With the recent rains, we have been thinking more about the role trees play in helping us manage urban stormwater run-off.
As many of us know, trees help slow rainwater down with their leaves, needles and bark, this water is collected and gives processes like evaporation a chance to do its thing.
And the rest of the water falls to the ground.
Leaves and plant debris play a part in regulating soil temperatures and moisture levels allowing beneficial organisms to help break down organic matter thus adding important nutrients to the soil. This layer also keeps the rainwater in the soil and not get washed away carrying heavy metals and pollutants. And of course the roots hold the soil in place and absorb water.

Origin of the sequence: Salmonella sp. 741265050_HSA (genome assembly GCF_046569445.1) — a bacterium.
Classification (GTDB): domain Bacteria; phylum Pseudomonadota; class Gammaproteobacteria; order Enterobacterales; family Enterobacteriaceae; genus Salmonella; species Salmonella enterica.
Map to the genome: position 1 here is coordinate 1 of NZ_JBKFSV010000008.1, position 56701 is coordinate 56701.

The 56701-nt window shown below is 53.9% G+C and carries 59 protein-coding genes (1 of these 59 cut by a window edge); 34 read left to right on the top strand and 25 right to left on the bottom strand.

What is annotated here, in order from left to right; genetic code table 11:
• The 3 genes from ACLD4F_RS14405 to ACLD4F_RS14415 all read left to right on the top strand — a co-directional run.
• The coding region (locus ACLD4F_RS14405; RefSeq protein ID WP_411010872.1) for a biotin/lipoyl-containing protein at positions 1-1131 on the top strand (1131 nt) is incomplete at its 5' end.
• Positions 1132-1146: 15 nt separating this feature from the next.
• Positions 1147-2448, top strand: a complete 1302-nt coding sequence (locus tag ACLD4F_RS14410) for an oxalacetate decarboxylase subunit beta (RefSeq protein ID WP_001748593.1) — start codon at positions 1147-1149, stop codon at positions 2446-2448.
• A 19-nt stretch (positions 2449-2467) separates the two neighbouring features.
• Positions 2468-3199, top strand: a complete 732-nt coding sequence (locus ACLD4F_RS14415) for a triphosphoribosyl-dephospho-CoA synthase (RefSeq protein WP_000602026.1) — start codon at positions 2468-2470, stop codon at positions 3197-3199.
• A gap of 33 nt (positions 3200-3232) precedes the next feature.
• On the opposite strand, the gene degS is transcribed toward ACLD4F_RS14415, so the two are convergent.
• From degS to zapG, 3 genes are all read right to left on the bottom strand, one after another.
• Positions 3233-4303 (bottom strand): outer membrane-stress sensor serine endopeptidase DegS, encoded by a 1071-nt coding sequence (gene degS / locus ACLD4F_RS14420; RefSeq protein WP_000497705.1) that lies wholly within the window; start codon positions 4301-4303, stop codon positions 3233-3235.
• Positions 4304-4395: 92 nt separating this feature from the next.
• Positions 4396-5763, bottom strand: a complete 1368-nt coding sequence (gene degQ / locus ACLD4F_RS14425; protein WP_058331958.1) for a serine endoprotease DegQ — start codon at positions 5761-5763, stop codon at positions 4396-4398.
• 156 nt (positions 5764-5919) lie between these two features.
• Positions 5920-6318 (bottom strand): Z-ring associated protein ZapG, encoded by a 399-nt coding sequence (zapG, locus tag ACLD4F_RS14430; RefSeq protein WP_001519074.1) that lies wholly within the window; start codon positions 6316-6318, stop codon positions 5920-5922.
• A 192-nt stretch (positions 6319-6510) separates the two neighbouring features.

We came across some interesting articles about rainwater and trees. Including this 2004 The Guardian article that looked at stormwater and how much rain woodlots in Wales were able to absorb versus lands grazed by animals. The result? Woodlots held 60 times more rain. Scientists theorize that part of the reason is that the grazing animals compact the soils and that tree roots provide passages for the rain to go elsewhere versus running off.
Closer to home, a TD Bank Economics report noted that Toronto’s trees are valued at approximately $81 million in benefits, approximately 66% is how trees help manage their stormwater. As well, for every dollar spent on tree maintenance, their urban forest returns that value from $1.35 to $3.20 in benefits and cost savings per year.
Lastly, we found this Canadian Geographic article about Elmvale, having the purest water than ice layers in the Artic. A combination of tree roots, plant materials and soil types all play a role in their very clean water supply.
Trees are so cool!